Professor Johann de Bono – Head of the Drug Development Unit at The Institute of Cancer Research and The Royal Marsden – has been involved in developing more than 100 potential new drugs over the past decade, several of which are now available to patients.
Can You Cure My Cancer? highlights Professor de Bono’s work in two different, but related areas. He is leading trials of new potential targeted treatments for a range of cancer types, based on the specific genetic mutations present in patients’ tumours. He has also played a leading role in developing several pioneering new treatments for patients suffering from advanced prostate cancer.
His work in developing targeted treatments – which also involves Dr Udai Banerji, who is also featured in the programme – is illustrated by the story of Tami, who has been a participant on a number of trials run by Professor de Bono at The Royal Marsden.
The BBC followed Tami as she took part in a trial of a drug from a family called MEK inhibitors. These drugs work by shutting down an important chemical pathway found in some types of cancer. When this treatment stopped working, Tami started treatment with a drug called olaparib, on a different trial. That drug, from a family of drugs called PARP inhibitors, works by exploiting a weakness in cancer cells’ DNA repair machinery. Olaparib’s development was underpinned by research carried out by scientists at the ICR.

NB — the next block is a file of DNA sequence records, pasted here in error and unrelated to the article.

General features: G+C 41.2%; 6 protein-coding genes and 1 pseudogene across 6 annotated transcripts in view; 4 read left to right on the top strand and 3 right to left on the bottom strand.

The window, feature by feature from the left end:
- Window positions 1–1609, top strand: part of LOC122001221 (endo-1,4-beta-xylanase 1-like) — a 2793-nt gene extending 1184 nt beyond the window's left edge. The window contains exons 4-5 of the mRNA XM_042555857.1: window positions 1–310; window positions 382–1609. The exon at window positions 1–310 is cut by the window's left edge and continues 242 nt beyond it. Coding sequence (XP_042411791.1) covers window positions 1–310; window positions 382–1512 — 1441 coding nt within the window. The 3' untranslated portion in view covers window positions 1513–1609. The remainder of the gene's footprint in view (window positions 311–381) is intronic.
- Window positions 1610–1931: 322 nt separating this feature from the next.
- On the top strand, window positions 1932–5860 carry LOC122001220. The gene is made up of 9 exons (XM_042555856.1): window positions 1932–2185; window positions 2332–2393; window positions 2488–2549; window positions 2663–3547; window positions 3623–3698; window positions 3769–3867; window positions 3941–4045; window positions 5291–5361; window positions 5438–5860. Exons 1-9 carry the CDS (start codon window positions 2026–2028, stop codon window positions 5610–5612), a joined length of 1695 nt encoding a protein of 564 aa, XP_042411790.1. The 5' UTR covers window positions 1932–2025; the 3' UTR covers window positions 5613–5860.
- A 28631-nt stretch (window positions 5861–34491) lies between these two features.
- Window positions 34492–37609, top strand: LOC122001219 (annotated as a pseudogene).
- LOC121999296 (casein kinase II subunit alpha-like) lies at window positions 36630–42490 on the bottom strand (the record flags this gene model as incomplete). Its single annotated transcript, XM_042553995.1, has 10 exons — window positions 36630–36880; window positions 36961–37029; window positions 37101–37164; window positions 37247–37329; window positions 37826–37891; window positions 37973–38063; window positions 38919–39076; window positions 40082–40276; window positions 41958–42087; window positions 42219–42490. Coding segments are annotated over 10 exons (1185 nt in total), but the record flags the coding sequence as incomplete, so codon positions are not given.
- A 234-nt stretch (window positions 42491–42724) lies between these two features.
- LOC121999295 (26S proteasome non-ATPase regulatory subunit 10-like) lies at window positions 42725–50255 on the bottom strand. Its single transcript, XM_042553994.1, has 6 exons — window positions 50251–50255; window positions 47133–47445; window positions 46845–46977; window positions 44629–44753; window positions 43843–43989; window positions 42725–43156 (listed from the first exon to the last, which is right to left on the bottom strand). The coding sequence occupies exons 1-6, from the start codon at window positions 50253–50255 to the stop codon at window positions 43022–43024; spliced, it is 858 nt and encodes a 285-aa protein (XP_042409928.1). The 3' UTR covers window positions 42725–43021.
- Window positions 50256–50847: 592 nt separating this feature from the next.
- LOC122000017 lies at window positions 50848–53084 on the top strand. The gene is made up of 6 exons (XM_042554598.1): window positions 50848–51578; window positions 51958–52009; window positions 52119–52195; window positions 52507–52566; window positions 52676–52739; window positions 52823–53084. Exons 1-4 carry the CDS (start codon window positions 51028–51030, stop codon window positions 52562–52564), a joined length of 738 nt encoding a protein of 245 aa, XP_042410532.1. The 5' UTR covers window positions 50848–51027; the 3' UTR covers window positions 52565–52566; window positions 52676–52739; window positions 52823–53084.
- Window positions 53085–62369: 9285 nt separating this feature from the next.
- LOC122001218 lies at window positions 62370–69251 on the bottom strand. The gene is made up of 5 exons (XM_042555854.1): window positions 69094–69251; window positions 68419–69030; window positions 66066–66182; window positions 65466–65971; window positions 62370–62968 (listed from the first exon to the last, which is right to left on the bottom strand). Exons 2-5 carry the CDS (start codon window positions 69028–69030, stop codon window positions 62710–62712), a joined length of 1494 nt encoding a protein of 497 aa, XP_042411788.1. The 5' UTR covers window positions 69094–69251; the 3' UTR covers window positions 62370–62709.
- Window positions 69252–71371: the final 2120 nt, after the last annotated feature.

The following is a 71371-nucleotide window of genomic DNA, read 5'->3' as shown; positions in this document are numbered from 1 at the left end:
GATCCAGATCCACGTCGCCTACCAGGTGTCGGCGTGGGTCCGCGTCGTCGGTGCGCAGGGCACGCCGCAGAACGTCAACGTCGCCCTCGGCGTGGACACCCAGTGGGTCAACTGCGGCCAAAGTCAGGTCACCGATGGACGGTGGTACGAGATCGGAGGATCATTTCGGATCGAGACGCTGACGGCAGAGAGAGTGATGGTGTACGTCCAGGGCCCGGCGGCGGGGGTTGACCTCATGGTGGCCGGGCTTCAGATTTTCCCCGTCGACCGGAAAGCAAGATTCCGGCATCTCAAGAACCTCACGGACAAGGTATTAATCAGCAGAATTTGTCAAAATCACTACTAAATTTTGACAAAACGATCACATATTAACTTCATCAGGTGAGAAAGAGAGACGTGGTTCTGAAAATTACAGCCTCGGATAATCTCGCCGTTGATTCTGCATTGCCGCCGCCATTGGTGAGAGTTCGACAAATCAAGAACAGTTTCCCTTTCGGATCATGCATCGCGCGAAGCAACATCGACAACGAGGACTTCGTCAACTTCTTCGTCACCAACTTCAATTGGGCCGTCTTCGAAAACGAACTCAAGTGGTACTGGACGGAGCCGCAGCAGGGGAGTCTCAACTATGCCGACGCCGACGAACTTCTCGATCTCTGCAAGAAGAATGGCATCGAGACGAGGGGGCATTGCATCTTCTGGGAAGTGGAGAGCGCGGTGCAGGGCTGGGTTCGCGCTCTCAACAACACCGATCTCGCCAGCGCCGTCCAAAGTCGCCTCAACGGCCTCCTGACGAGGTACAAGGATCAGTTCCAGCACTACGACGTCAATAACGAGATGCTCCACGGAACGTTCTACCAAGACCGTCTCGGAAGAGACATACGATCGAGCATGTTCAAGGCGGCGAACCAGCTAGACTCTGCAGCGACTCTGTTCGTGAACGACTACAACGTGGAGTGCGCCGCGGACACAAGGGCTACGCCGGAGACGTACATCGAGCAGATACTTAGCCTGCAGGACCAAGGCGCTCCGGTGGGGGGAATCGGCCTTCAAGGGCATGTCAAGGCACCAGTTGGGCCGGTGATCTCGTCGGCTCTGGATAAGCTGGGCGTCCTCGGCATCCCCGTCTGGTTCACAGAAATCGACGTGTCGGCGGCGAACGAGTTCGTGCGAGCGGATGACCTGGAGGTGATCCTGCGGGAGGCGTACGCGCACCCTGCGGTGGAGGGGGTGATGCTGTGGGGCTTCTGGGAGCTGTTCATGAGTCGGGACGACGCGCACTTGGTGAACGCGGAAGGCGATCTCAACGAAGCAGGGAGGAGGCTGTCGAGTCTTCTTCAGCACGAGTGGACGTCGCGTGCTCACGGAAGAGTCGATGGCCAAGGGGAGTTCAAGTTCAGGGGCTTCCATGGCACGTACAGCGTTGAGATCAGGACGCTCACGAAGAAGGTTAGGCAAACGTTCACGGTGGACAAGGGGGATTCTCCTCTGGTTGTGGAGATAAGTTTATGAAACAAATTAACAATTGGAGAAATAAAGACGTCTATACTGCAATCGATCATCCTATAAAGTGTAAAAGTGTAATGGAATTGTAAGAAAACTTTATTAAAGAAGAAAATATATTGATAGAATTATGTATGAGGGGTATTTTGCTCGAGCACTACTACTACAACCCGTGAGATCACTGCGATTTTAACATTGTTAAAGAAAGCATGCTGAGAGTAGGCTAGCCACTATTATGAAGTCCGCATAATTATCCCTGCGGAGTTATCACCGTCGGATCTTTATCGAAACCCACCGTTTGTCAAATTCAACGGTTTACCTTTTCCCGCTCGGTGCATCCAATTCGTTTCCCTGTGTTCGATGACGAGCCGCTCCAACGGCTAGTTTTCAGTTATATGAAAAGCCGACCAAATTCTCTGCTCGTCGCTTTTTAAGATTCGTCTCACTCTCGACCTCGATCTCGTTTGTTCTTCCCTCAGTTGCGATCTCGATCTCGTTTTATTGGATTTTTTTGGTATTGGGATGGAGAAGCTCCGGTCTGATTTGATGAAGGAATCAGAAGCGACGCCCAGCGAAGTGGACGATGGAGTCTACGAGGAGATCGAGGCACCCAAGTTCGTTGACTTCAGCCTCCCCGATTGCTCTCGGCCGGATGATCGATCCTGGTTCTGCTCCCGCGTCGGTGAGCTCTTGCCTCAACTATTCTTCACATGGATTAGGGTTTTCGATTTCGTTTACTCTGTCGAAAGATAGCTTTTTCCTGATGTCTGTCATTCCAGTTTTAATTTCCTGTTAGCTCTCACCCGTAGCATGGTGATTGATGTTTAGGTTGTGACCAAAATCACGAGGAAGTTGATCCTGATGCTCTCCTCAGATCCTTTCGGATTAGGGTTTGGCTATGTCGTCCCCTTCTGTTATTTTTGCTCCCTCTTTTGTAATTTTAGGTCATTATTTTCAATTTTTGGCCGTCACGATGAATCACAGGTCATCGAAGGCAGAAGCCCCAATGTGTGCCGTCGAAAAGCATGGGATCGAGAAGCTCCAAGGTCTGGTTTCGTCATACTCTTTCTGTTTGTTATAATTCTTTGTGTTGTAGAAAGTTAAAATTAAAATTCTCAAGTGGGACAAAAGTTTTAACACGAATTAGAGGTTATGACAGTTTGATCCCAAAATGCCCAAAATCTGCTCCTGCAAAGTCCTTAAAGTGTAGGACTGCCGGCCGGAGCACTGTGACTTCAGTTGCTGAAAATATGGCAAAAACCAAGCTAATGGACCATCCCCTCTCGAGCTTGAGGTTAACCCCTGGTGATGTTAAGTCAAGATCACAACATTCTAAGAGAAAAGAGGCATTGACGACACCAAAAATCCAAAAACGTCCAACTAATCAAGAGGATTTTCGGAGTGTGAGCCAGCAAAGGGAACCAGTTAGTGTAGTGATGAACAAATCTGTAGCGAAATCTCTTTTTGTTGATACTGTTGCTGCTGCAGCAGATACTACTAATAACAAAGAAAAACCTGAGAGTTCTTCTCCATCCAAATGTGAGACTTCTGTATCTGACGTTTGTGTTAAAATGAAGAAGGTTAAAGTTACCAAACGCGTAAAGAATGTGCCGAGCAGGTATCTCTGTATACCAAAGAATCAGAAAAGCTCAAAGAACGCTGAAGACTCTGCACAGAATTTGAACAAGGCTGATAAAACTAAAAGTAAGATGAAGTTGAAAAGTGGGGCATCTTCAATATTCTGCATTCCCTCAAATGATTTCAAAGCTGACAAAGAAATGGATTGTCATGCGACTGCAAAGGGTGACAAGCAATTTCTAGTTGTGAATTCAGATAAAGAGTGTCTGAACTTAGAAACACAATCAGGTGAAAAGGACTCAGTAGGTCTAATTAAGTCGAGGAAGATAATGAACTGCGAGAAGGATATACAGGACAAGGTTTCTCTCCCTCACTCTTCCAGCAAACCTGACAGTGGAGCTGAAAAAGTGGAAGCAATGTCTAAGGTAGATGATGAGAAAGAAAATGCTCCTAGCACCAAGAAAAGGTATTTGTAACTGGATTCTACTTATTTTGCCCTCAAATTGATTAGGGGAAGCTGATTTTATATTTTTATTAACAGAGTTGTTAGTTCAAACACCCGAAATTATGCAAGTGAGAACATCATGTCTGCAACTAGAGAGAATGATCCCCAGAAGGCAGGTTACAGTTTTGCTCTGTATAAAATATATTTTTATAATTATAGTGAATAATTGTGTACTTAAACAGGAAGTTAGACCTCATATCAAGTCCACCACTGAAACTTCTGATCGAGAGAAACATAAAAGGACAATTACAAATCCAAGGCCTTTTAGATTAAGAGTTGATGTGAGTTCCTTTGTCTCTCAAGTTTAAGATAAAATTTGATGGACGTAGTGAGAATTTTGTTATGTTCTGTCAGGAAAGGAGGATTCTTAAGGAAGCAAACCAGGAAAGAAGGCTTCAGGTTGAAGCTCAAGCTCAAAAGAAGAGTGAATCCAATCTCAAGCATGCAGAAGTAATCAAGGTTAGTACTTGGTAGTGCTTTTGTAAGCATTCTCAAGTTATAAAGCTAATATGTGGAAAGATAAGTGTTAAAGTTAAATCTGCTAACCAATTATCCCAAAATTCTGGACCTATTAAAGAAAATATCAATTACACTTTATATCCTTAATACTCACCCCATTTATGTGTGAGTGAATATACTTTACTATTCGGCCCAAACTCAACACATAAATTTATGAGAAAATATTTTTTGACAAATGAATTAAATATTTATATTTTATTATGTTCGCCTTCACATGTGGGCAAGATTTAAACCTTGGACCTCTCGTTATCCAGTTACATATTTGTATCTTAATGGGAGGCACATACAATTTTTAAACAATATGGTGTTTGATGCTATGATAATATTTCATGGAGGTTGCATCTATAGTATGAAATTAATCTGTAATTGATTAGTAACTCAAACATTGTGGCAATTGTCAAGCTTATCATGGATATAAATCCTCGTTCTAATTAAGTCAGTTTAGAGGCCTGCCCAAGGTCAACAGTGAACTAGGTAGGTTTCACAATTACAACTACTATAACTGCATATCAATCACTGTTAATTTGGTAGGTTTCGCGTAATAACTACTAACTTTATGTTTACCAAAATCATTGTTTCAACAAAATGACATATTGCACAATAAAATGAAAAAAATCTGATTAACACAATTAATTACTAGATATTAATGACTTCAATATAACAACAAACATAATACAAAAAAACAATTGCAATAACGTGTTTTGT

Tami was selected for both trials based on in-depth genomic analyses of her cancer, which helped select the best course of treatment.
Like Tami, John – who is also featured in Can You Cure My Cancer? – has participated in a number of clinical trials. His treatment with the hormone therapy drug, enzalutamide, for advanced prostate cancer has been effective since he joined the trial, and he has remained on treatment ever since.
Enzalutamide is one of a number of new hormone therapy drugs, which slow prostate tumour growth by blocking prostate cancer’s hormone receptor. Along with enzalutamide, Professor de Bono has been a key figure in developing and conducting trials of abiraterone – another hormone therapy for prostate cancer which was discovered at the ICR and developed in collaboration with The Royal Marsden, and is now a standard treatment for advanced prostate cancer available on the NHS.